|Fulfillment@Work: ACHIEVABLE STEPS FOR THE YEAR 2001
January 7, 2001
Welcome to the Fulfillment@Work Newsletter
Published by Joel Garfinkle, Dream Job Coaching
1. Feature Article: ACHIEVABLE STEPS FOR THE YEAR 2001
2. Quotes of the Week
3. Tip of the Week: Contributed by Gabrielle Campbell
4. We Recommend: Don't Sabotage Your Success! Make Office Politics Work by Karen Ginsburg Wood
ACHIEVABLE STEPS FOR THE YEAR 2001
Now on to how to create momentum! The New Year is traditionally the time of year when we all set goals and motivate ourselves to achieve them. It is also the time of year when the best laid plans can go awry and the best intentions can get derailed. Why is this? We try to take on the world - we are going to lose weight, get our dream job, dream house, dream spouse and more!
Don't get me wrong, having these goals is great! Reach for the stars! Want it all! Let's make sure that you achieve those goals though. How to do that? Break things down into achievable steps so you can see immediate results that will continue to inspire and motivate you and keep you on track. Here are some tips:
- Begin with the end in mind. Pick the top 3 things that you want to accomplish in 2001. Consider such areas as spirit, family, friends, work, health, prosperity and more.
- From those top 3 desired accomplishments, choose a goal to achieve in the next 3 months. - - - - In order to progress towards that goal, pick an action step related to your goal that you can achieve in the month of January.
- Set a smaller goal related to that action step that is easily completed during the first week of January and do it.
You've taken a year long goal and broken it down to it's smallest steps. That first step in the first week of January has created momentum that enables you to continue to follow through. This will keep you on track to achieve your yearly goals. For example, losing 50 lbs can seem somewhat daunting. But losing 10 lbs in 3 months is easier to grasp. Choosing to make healthier eating choices in January is easier still. Choosing to buy a low-fat cookbook and plan a meal from it is something you can do tonight! And it'll help you to get on the path you want and stay on it until that large goal of 50 lbs is achieved.
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Reader response to Financial Fears Article 12/17/2000
Joel, I really related to this article. When I made the transition from sales to training I worked on a per diem basis in my first position--no guaranteed hours, no benefits. I was very fearful of not making enough money and facing severe hardship and financial ruin. Finally I took a "financial inventory" and considered the worst case scenario. It wasn't as bad as I feared. I was able to relax, devote myself to my new career, and make a successful transition.
It has been five years, my career has developed and evolved, and I now have a great job as a trainer and curriculum designer. I love my work, and now that I have found my right work, I am confident that I can transition more easily into a new position should the need or opportunity present itself. Our fears can really get out of hand and simply assessing the situation realistically helps keep them in check.
Contributed by Marilyn Ashlin.
Quotes of the week
"One of the most essential things you need to do for yourself is to choose a goal that is important to you. Perfection does not exist -- you can always do better and you can always grow."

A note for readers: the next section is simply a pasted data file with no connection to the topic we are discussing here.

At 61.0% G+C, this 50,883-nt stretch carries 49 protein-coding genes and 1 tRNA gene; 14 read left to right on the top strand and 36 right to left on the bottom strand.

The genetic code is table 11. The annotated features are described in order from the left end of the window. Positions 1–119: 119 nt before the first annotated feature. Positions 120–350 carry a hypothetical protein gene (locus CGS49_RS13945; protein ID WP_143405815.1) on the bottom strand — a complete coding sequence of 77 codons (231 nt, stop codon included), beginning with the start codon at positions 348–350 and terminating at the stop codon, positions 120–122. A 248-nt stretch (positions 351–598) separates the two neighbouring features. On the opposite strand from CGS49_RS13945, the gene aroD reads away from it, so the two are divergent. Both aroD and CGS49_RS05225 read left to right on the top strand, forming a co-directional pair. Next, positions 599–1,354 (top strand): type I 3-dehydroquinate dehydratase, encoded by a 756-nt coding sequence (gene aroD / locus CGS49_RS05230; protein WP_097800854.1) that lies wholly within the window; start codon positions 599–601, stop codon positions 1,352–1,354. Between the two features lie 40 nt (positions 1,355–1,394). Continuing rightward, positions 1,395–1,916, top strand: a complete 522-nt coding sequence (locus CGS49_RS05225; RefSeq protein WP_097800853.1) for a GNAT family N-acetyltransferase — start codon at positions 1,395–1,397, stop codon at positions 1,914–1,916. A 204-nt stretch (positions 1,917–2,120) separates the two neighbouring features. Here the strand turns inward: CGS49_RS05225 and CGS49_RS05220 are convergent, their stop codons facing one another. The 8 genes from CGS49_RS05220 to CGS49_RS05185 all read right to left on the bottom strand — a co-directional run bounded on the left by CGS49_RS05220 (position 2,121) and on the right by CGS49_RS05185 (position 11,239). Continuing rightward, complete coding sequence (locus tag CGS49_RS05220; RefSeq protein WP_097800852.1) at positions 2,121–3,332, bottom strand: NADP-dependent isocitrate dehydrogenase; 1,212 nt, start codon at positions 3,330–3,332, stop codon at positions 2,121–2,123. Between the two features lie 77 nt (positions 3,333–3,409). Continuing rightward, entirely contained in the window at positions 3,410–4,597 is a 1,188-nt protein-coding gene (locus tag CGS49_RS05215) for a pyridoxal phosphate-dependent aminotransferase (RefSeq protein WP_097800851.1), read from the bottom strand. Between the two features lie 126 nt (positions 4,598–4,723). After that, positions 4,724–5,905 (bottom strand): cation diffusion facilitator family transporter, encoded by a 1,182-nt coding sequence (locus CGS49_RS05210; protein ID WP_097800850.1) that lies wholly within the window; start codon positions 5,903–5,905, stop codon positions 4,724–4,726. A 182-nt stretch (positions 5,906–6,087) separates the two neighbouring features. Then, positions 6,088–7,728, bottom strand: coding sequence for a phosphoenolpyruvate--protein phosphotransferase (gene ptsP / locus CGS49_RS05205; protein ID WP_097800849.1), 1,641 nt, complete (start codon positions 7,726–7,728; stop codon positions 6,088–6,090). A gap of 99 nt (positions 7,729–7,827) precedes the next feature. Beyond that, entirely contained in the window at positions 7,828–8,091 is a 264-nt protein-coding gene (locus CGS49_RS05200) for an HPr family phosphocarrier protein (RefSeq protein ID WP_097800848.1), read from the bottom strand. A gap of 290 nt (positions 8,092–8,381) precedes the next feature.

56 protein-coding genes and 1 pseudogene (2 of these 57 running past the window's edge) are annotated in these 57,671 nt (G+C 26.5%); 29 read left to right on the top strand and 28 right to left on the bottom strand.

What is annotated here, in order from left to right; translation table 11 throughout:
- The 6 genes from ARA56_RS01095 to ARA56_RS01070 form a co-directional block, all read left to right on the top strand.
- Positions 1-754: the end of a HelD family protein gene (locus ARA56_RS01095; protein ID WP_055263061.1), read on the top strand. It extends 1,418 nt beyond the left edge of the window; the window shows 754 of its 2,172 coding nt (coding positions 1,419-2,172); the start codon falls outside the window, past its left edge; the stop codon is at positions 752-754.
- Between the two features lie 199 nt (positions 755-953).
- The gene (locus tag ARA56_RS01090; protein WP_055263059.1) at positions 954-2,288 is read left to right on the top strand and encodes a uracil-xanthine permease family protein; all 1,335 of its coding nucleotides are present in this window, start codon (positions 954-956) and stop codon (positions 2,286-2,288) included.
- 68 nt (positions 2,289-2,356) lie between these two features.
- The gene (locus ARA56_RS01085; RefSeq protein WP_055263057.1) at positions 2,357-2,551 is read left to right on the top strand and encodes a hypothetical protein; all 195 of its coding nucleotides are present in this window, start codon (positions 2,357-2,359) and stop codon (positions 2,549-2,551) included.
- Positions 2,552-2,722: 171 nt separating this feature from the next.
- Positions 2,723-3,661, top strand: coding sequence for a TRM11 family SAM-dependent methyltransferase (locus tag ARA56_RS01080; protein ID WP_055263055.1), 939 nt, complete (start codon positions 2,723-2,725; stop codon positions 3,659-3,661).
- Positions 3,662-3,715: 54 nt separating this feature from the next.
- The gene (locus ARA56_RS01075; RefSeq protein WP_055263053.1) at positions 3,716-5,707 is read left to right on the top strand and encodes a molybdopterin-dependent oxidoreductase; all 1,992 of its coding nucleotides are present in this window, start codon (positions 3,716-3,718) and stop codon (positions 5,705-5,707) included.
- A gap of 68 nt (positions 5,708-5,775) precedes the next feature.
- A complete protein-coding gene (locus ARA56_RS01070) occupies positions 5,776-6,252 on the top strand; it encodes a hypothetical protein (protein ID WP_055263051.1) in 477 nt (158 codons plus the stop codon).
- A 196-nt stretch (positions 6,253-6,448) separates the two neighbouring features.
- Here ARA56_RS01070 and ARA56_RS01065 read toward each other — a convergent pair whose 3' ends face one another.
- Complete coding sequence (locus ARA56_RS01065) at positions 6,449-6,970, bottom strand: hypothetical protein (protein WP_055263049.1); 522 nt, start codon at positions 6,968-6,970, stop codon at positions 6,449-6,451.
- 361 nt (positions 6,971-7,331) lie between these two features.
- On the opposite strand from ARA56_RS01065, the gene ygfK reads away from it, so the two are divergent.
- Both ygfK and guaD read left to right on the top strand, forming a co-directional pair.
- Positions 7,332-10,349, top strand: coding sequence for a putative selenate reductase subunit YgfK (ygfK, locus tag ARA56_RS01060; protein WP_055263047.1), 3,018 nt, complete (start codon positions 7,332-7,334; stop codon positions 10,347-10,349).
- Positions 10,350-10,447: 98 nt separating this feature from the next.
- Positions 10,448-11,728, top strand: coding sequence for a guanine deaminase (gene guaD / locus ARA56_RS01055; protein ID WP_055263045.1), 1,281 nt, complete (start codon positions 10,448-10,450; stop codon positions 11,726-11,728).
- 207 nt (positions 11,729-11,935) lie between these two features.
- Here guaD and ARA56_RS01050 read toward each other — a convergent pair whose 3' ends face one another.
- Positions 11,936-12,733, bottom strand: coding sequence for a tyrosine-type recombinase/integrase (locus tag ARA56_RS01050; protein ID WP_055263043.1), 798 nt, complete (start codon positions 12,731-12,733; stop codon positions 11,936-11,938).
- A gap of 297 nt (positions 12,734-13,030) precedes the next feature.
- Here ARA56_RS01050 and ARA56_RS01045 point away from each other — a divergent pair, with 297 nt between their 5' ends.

~ Les Brown
"A leader is best When people barely know he exists, When his work is done, his aim fulfilled, They will say: We did it ourselves."
"Spectacular achievement is always preceded by spectacular preparation."
~ Robert H. Schuller
Tip of the Week
Here is a tip I use whenever I feel overwhelmed and frustrated. To overcome this I take some time out and write down what I need to do to or accomplish in my life to not feel so overwhelmed. Typically this requires identifying all the things I need to do that are outstanding in my life. Usually there are many work things, but more importantly I list things I must do at home, and even conversations I need to have with people. Then I prioritize my list and place time lines on each item.
After breaking down what needs to be done I am able to put things in a better perspective. I then start tackling my list, most important things first. Often some of the simple things that might seem insignificant, by getting them done I'm able to feel a lot of relief. I find that when I get everything in alignment (work, home, kids, husband, family, friends, etc.) I am then able to feel more in control and am no longer overwhelmed. When I do this I do a better job interacting with others and overall do a better job in work, at home etc.
Contributed by Gabrielle Campbell, Accenture Consulting www.accenture.com
Don't Sabotage Your Success! Make Office Politics Work
by Karen Ginsburg Wood
If I am accomplishing my objectives...why am I not succeeding in my career? Most people believe that if they just do an outstanding job they will impress their superiors and through osmosis they will enjoy a strong secure relationship. This kind of thinking becomes the root of the most devastating career letdowns.
Good work does not always equal a successful career. The reason? Some people have more power, influence, and accountability in the organization. The resulting hierarchical relationships can be more difficult to master than any other single component in one's career. Yet they are the key to creating professional success and happiness.
Don't Sabotage Your Success! focuses on how you can build professional intimacy, reveals why we don't build trust in our business affiliations, and suggests ways to begin securing critical relationships. Available on Amazon.com.
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